Notes: Will Tomko be traded?

Notes: Will Tomko be traded?

CHICAGO -- You couldn't blame Giants pitcher Brett Tomko if his mind wandered at times Tuesday night in the visitors' clubhouse at Wrigley Field.

The right-hander is slated to start Wednesday's game against the Cubs -- or maybe somewhere else.

The latter scenario is a slim possibility, but one that nevertheless exists, with the eight-year veteran the focal point of hot trade rumors involving the Los Angeles Angels and Philadelphia Phillies.

Pitchers, especially experienced ones with playoff know-how, are at a premium with the non-waiver trade deadline coming Sunday, and Tomko is renowned for post All-Star break mastery on the mound, a track record contending teams would love to call their own.

"It's a business thing -- you gotta take it in stride -- but the waiting game is the worst, wondering if it is going to happen or not going to happen," said Tomko.

"I've been around this game long enough and I'm a free agent at the end of this year," said the hurler, who has logged a 7-10 record and 5.03 ERA this season. "If there are no plans for me here, I'm going to go somewhere else next year."

It's a win-win situation for Tomko. He's 15-5 with a 3.80 ERA in the second half of the last two campaigns, and he could prove invaluable if the Giants are to contend for the National League West title.

Or, he could make a name for himself in another city.

"There aren't a whole lot of free agent pitchers out there next season," said the 32-year-old Tomko, owning 80 lifetime victories with five double-digit-win seasons. "I know what cards I have and I know what cards [the Giants] have. It's a game within a game, in a way."

Tomko called this season a "crazy year" for him and the team, admitting his current Giants numbers don't reflect his overall effectiveness, what with little run support early in the year when he easily could have notched four or five wins.

So Tomko can ponder what if. Which team wants him, which team doesn't. Where would he fit best?

As he noted, there's a whole lot of demand out there for quality pitchers, but "supplies" are extremely limited.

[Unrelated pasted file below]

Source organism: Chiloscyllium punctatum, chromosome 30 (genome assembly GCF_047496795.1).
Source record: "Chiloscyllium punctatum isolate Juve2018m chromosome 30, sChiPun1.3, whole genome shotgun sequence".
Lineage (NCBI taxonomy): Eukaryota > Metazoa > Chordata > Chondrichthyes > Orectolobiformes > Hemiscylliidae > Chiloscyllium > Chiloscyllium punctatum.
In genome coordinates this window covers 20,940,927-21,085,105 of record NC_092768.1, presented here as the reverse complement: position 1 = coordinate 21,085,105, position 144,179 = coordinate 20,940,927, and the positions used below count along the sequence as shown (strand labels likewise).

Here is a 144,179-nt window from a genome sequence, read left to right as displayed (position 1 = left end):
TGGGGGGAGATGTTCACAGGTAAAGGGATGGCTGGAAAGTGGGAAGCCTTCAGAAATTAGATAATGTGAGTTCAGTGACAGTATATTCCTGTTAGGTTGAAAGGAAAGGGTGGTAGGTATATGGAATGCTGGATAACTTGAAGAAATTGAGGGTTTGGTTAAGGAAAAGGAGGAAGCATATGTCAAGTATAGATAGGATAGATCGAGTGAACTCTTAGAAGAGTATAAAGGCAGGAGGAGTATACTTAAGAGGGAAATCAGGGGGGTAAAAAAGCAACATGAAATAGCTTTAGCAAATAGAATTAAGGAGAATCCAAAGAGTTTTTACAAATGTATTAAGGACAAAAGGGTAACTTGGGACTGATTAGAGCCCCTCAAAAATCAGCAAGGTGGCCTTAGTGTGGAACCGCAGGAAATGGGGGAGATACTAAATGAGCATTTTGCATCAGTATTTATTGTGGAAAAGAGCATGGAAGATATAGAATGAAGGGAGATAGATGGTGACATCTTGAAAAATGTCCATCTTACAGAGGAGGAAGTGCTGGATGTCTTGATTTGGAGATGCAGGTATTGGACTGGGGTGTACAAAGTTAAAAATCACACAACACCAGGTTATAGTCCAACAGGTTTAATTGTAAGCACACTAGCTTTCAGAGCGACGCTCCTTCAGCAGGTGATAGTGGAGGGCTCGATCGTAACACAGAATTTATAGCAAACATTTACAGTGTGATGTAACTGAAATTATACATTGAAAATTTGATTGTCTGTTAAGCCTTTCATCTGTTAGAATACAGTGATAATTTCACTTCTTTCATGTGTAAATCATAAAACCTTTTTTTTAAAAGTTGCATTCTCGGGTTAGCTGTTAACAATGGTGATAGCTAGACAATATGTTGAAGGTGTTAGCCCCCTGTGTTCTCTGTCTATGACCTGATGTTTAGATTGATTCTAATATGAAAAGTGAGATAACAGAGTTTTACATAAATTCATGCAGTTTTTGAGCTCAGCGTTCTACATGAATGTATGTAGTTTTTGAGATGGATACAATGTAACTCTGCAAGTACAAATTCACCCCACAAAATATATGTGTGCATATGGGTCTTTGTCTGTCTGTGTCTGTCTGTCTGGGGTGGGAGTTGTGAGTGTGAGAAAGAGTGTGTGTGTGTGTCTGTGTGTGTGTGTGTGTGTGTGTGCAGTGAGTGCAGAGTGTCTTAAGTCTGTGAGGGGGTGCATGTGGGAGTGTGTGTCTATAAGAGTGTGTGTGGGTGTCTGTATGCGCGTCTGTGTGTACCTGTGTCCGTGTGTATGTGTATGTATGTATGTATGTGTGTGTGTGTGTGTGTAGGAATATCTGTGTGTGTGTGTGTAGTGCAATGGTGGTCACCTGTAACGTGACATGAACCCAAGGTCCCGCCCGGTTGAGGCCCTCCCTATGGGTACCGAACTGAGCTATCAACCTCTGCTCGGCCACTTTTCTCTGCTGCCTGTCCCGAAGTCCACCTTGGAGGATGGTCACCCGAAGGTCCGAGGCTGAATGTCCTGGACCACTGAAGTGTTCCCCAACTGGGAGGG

"There are only five or six guys, veteran guys, out there who know how to pitch, and have been in crucial games," he said. "It's going to be thin."

Injury update: Neither J.T. Snow (sore back) nor Ray Durham (mild groin problem) were slated to play Tuesday, with manager Felipe Alou giving them another day to rest.

"J.T. is 1,000 percent better," said trainer Stan Conte, "and Ray hit [in the cage] today; he's feeling better."

Rehabbing closer Armando Benitez (hamstring surgery) threw a bullpen session on Monday and will do it again in Milwaukee. Next step for Benitez is a simulated game.

Homer ball funny: When Pedro Feliz homered into left field Monday night at Wrigley Field, a fan wearing headphones caught it, and he couldn't hear -- or ignored -- bleacherites imploring him to throw the ball back.

Finally, one woman wearing a "Throw It Back!" T-shirt handed him a "dummy' ball which he threw onto the field. He kept the real one.

On deck: Tomko is looking for his first victory over Chicago since 2003 in Wednesday's 11:20 a.m. PT contest at Wrigley Field.

In his last two outings vs. the Cubs, Tomko (7-10, 5.03) sports an 11.82 ERA, giving up seven earned runs in 5 1/2 frames. He's 2-4 lifetime with a 5.29 ERA in 10 career appearances against Chicago.

Rich Draper is a reporter for MLB.com. This story was not subject to the approval of Major League Baseball or its clubs.